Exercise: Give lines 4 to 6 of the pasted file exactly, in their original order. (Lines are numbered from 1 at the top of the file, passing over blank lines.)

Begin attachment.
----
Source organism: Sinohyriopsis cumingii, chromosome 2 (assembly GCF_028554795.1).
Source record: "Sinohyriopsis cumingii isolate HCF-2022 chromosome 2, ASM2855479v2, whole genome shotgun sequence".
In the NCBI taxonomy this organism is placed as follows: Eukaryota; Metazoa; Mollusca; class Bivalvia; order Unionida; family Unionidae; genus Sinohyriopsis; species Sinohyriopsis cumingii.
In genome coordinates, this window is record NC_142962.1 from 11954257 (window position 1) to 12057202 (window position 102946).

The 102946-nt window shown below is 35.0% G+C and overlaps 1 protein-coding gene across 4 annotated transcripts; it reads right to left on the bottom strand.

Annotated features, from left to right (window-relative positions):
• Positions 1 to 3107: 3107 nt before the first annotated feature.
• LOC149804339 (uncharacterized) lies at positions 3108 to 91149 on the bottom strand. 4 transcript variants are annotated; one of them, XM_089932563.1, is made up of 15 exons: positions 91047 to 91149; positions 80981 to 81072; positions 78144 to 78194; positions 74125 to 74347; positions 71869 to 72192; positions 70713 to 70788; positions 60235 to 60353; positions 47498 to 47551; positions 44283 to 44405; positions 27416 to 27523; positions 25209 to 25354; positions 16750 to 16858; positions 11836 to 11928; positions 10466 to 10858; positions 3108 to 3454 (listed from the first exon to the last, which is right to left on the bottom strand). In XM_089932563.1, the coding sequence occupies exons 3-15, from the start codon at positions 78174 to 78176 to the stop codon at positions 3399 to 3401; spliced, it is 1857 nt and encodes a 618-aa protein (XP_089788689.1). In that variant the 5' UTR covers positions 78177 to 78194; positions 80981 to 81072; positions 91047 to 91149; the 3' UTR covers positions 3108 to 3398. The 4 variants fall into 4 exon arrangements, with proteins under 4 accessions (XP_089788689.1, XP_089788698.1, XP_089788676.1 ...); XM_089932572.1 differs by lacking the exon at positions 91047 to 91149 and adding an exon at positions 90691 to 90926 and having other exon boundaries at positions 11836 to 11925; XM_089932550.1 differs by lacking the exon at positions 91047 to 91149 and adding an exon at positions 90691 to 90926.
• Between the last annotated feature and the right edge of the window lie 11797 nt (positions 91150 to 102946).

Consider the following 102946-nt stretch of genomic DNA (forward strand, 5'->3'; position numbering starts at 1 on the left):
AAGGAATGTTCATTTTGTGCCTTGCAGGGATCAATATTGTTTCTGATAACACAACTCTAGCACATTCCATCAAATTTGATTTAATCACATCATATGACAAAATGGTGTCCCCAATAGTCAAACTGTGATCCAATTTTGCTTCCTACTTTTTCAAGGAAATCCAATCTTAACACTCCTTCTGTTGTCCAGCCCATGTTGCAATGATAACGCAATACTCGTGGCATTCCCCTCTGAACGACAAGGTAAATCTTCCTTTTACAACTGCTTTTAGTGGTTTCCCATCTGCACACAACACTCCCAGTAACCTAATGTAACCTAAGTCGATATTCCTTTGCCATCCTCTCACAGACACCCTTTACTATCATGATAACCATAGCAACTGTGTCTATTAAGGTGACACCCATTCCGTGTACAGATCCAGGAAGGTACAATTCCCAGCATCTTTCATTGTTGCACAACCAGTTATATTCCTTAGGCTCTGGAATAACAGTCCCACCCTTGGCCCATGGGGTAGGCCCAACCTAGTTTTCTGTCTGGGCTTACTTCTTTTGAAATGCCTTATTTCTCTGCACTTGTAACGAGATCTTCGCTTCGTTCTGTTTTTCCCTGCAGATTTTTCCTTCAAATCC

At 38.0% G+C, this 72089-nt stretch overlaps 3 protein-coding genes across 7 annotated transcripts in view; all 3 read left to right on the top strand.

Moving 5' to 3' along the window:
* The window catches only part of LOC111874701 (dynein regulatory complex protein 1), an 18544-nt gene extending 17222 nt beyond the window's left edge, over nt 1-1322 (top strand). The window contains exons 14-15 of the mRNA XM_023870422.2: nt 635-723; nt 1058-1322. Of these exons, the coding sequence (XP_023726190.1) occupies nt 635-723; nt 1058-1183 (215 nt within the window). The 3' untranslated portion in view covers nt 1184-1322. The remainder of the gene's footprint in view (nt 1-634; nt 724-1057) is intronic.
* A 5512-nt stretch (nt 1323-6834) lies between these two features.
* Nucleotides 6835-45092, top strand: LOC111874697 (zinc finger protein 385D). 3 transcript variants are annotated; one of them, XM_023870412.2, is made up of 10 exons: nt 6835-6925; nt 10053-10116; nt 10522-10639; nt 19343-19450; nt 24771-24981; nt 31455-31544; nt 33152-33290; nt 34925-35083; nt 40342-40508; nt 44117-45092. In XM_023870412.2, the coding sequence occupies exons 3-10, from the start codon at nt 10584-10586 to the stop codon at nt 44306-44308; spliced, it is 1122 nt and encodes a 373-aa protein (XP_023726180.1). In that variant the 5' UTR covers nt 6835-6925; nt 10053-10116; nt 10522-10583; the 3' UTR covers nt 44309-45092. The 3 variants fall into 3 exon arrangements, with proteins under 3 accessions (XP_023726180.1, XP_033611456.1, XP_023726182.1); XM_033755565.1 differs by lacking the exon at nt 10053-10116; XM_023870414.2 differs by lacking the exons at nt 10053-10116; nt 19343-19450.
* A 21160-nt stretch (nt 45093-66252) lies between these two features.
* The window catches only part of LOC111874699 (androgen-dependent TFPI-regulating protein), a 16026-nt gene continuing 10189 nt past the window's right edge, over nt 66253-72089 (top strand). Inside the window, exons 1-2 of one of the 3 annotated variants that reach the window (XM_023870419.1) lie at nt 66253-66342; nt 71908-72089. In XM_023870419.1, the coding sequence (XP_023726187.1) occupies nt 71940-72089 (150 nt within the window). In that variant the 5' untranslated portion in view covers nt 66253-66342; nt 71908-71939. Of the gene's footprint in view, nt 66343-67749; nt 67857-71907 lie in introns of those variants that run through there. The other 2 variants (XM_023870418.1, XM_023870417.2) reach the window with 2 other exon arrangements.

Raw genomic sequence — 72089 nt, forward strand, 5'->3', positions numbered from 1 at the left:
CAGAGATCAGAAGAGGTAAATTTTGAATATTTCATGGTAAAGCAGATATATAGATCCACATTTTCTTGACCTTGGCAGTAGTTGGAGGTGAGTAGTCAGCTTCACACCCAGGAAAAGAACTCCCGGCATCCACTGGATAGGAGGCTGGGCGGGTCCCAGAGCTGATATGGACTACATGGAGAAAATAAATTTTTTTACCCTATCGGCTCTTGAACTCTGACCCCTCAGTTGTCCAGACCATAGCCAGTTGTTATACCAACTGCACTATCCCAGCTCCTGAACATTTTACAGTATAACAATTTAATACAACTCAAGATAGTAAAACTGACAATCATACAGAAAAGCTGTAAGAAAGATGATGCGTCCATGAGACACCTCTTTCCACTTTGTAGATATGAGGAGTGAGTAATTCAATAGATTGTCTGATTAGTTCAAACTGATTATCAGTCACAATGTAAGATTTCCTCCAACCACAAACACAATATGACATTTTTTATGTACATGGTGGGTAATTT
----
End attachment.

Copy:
In genome coordinates, this window is record NC_142962.1 from 11954257 (window position 1) to 12057202 (window position 102946).

The 102946-nt window shown below is 35.0% G+C and overlaps 1 protein-coding gene across 4 annotated transcripts; it reads right to left on the bottom strand.

Annotated features, from left to right (window-relative positions):